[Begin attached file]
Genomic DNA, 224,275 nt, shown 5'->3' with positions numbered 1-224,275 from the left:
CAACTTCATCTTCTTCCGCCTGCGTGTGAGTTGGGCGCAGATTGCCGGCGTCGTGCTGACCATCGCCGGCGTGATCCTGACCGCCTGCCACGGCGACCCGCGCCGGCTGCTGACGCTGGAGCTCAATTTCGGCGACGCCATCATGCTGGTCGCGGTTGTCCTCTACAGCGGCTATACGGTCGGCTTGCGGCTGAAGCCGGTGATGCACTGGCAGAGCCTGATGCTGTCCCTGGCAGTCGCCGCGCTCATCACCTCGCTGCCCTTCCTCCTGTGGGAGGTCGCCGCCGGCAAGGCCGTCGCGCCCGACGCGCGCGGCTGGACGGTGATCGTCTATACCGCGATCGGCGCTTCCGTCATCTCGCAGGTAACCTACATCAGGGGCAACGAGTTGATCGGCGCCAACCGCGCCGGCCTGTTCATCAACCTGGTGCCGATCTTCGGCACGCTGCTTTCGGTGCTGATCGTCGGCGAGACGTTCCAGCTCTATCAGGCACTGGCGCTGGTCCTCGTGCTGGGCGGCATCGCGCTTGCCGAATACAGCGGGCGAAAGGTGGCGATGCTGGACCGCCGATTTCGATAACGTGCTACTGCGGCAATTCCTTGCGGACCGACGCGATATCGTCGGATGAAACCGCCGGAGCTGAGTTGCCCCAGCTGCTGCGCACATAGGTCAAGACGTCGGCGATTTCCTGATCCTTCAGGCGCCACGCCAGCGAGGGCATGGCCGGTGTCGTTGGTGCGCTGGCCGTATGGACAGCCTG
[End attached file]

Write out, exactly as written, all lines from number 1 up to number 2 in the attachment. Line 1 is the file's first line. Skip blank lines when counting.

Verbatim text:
Genomic DNA, 224,275 nt, shown 5'->3' with positions numbered 1-224,275 from the left:
CAACTTCATCTTCTTCCGCCTGCGTGTGAGTTGGGCGCAGATTGCCGGCGTCGTGCTGACCATCGCCGGCGTGATCCTGACCGCCTGCCACGGCGACCCGCGCCGGCTGCTGACGCTGGAGCTCAATTTCGGCGACGCCATCATGCTGGTCGCGGTTGTCCTCTACAGCGGCTATACGGTCGGCTTGCGGCTGAAGCCGGTGATGCACTGGCAGAGCCTGATGCTGTCCCTGGCAGTCGCCGCGCTCATCACCTCGCTGCCCTTCCTCCTGTGGGAGGTCGCCGCCGGCAAGGCCGTCGCGCCCGACGCGCGCGGCTGGACGGTGATCGTCTATACCGCGATCGGCGCTTCCGTCATCTCGCAGGTAACCTACATCAGGGGCAACGAGTTGATCGGCGCCAACCGCGCCGGCCTGTTCATCAACCTGGTGCCGATCTTCGGCACGCTGCTTTCGGTGCTGATCGTCGGCGAGACGTTCCAGCTCTATCAGGCACTGGCGCTGGTCCTCGTGCTGGGCGGCATCGCGCTTGCCGAATACAGCGGGCGAAAGGTGGCGATGCTGGACCGCCGATTTCGATAACGTGCTACTGCGGCAATTCCTTGCGGACCGACGCGATATCGTCGGATGAAACCGCCGGAGCTGAGTTGCCCCAGCTGCTGCGCACATAGGTCAAGACGTCGGCGATTTCCTGATCCTTCAGGCGCCACGCCAGCGAGGGCATGGCCGGTGTCGTTGGTGCGCTGGCCGTATGGACAGCCTG